To determine the Daytona 500 starting grid, drivers qualify on speed on Sunday or race their way through the Bluegreen Vacations Duel on Thursday. The latter saw Joey Logano and William Byron clinch spots in the second row for the 500 with victories in the two qualifying races.
With their front row qualifying efforts on Sunday, Ricky Stenhouse Jr. and Alex Bowman started on the pole for the two Duels. For seven non-chartered open cars, they were scattered across the qualifying races and had to race into the 500. By the end of Thursday, Justin Haley, Reed Sorenson, Brendan Gaughan, and Timmy Hill locked their places in the Great American Race.
The first Duel featured four open drivers. Justin Haley, running his and Kaulig Racing‘s first 500, qualified for the race on his qualifying time, forcing Reed Sorenson, Daniel Suárez, and Chad Finchum to duke it out.
After rain forced a delay, the race began with Stenhouse leading the field.
The Chevrolet camp conducted their stops on lap 23, followed by the Toyotas a lap later. On pit road, Christopher Bell collided with fellow Toyota/Joe Gibbs Racing family member Martin Truex Jr. when the latter attempted to slow down after missing his pit box.
On lap 30, Suárez’s Daytona 500 hopes came to an end when he made contact with Blaney, sending him into the outside wall in the tri-oval. Suarez, who joined Gaunt Brothers Racing for 2020, attempted to dodge Blaney’s Team Penske team-mate Brad Keselowski as he prepared to pit, a situation triggered by a miscommunication between the Penske crew chiefs. The crash forced Blaney into a backup car for the 500.
The race resumed on lap 37 as Logano took the lead. As he battled with Stenhouse, the leaders lapped Sorenson, though he remained in qualifying position as Finchum was two laps down.
With a push from fellow Ford Aric Almirola, Logano held off Ryan Newman and Stenhouse for his second consecutive Duel victory. Almirola, Newman, and Keselowski finished second through fourth to complete a Ford sweep of the top four positions. Haley and Sorenson qualified for the race with their finishes while Suárez and Finchum were sent home.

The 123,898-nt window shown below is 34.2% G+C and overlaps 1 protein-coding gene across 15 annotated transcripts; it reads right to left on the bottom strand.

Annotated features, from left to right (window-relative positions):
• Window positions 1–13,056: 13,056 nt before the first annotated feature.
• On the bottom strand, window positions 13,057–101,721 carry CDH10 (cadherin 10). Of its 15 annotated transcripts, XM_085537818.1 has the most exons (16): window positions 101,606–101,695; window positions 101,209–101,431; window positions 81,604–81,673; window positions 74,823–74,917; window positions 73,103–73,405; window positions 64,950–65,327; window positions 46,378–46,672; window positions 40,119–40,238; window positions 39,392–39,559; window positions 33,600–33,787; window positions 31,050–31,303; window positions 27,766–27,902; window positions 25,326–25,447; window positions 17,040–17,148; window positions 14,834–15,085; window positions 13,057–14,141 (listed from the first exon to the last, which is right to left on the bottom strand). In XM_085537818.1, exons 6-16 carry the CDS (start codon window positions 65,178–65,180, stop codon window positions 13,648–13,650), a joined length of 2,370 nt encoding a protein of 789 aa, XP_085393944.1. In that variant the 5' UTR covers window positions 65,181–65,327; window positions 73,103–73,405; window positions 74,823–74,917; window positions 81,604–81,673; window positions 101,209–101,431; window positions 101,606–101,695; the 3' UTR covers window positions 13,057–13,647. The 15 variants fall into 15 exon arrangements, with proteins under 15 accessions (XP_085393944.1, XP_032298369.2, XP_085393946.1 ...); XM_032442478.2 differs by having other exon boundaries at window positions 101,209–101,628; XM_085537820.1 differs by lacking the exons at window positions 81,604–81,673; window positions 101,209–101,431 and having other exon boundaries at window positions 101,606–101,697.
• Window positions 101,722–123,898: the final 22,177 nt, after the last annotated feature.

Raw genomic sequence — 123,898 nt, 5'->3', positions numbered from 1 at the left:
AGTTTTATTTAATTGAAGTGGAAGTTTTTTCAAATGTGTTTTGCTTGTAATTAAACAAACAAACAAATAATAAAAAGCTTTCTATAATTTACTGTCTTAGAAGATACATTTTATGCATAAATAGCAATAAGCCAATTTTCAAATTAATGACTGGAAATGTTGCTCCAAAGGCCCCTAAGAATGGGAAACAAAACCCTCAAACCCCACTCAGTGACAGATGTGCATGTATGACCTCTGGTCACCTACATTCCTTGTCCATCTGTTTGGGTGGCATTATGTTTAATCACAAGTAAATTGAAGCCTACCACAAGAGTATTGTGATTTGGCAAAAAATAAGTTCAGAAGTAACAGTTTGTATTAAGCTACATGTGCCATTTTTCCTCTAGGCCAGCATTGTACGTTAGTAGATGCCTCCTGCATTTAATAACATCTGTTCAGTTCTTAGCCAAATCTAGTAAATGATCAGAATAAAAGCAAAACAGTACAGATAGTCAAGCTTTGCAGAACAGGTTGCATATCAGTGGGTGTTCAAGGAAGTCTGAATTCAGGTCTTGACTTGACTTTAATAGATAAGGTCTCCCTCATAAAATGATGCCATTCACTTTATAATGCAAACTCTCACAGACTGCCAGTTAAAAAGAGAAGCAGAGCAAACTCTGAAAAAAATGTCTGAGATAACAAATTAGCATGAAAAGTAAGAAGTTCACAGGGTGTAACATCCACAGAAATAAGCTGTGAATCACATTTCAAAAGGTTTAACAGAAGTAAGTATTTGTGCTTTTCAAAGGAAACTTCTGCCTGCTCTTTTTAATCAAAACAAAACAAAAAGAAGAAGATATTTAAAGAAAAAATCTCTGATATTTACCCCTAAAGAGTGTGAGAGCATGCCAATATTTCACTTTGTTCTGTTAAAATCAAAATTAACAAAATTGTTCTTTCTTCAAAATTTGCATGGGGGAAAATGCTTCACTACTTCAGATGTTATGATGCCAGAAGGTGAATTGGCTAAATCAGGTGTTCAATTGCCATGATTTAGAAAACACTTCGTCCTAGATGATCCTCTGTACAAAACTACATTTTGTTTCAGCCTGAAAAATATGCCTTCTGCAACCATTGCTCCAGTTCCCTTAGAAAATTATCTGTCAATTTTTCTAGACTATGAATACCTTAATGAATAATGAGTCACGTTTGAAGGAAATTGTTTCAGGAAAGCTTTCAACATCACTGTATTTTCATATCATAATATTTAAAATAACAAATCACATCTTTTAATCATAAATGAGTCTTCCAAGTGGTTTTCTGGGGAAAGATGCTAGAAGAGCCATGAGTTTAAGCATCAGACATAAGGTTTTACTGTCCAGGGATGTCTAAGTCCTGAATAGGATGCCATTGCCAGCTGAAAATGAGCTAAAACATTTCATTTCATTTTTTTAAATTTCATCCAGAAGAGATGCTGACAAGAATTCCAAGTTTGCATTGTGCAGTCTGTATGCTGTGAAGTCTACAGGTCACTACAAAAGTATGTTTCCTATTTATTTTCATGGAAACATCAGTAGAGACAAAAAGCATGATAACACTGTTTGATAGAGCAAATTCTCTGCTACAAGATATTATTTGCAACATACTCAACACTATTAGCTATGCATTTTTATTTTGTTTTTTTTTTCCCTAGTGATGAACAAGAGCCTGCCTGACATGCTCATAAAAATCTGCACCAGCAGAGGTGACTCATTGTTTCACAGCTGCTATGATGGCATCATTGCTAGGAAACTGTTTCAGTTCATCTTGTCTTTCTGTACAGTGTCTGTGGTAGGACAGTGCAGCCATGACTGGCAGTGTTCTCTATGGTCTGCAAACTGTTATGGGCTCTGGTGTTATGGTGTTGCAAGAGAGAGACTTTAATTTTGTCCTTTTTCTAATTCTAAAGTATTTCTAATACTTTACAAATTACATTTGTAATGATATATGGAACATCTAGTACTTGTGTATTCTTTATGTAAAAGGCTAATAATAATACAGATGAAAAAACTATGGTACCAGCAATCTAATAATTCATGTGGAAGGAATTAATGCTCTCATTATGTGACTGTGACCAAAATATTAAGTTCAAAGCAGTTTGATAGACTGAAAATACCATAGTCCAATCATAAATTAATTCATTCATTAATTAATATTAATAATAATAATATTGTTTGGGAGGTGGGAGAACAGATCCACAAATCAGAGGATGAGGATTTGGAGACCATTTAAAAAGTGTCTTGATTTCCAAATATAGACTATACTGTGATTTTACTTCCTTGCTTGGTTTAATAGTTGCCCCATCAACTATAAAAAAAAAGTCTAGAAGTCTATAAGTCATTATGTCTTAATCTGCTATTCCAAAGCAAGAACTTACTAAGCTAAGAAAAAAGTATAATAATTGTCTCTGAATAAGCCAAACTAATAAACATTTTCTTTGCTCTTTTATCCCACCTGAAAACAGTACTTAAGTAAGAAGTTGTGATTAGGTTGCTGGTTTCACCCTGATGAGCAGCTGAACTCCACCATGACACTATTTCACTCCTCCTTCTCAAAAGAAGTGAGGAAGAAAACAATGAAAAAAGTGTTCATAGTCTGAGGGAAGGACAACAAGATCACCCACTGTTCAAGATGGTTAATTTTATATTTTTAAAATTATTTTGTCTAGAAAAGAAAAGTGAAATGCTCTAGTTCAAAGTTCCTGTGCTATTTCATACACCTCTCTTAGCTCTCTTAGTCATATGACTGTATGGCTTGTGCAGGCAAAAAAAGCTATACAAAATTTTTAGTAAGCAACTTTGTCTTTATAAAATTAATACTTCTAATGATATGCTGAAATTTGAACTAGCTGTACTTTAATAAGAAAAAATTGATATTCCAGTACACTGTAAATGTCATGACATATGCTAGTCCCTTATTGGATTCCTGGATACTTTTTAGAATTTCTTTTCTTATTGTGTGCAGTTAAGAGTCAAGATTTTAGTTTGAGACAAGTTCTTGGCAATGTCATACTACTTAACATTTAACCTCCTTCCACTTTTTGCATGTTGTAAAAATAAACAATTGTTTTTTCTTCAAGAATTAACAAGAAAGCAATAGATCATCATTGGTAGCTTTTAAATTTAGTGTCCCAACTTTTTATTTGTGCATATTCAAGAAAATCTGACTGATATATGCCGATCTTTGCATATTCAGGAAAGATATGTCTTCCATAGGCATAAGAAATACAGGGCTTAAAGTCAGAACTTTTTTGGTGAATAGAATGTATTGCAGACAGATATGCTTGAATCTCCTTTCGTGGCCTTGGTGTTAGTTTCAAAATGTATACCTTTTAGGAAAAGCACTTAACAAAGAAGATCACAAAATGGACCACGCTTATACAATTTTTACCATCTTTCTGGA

“I hope I don’t give him an assist on Sunday,” Almirola quipped in an interview with Fox Sports. “[…] Solid night for all the Fords. I was pretty committed to Joey, our cars lined up pretty well.”
“It’s a huge deal,” Sorenson said; he will run his first Daytona 500 since 2016. “Just proud of all the guys at Premium Motorsports for putting this together. […] This kinda gets the ball rolling together for a small team like this.”
Twenty-one drivers comprised the Duel #2 field, with Gaughan, J.J. Yeley, and Hill as the open cars. Gaughan qualified on speed, leaving Hill and Yeley as the other contenders for the final spot on the grid.
Although Bowman started on the pole, it didn’t take long for the Ford duo of Kevin Harvick and Matt DiBenedetto to pull ahead. By lap 15, Bowman and the outside line, receiving a push from Busch Clash winner Erik Jones, moved to the front. As the top groove gained momentum, the leaders on the inside moved outside.
Like in the first Duel, the Chevrolets pitted on lap 23, cycling Jones to the lead. Kyle Busch led the Toyotas and Fords onto pit road on lap 33. Hill and Yeley, who were battling for ninth when the latter wave of stops took place, pitted together. Once the stops concluded, Harvick retook the lead.
On lap 42, Yeley was clipped by Corey LaJoie on the backstretch, sending the former into the wall and ending his 500 prospects. As a result, Hill qualified for his first career 500.
Lap 48 saw the restart as Harvick led upon receiving a push from DiBenedetto. A brief attempt to block Busch on the outside line prompted Harvick to jump back inside. David Ragan, racing his first event since his retirement from full-time competition, drafted Busch along the top, though the two lost their ground on Harvick by lap 50.
With the outside line out of the picture and Busch falling to tenth, Harvick and the leaders ran single file along the bottom.
With three laps remaining, the Chevrolets led by Byron made their move on the outside. Receiving support from Kurt Busch, Byron drove to the lead as Harvick dropped to fourth. Hendrick Motorsports team-mate Jimmie Johnson helped Byron in the draft as they moved outside again, which allowed Harvick to briefly catch up before falling again when he made contact with Busch on the backstretch.
Byron stormed off to take the Duel win ahead of Johnson, his first qualifying race victory. Kyle Larson finished third to ensure a Chevrolet sweep of the hypothetical podium positions.
“There wasn’t any Chevy orders,” Byron said in Victory Lane. “Kurt was a great pusher and a great helper. […] Just made it there, got to second, and Kevin played really nice and didn’t pull big blocks.”
“When they’re coming that fast, it’s just putting up a lot of risk to block,” Harvick said in response to Byron’s remark.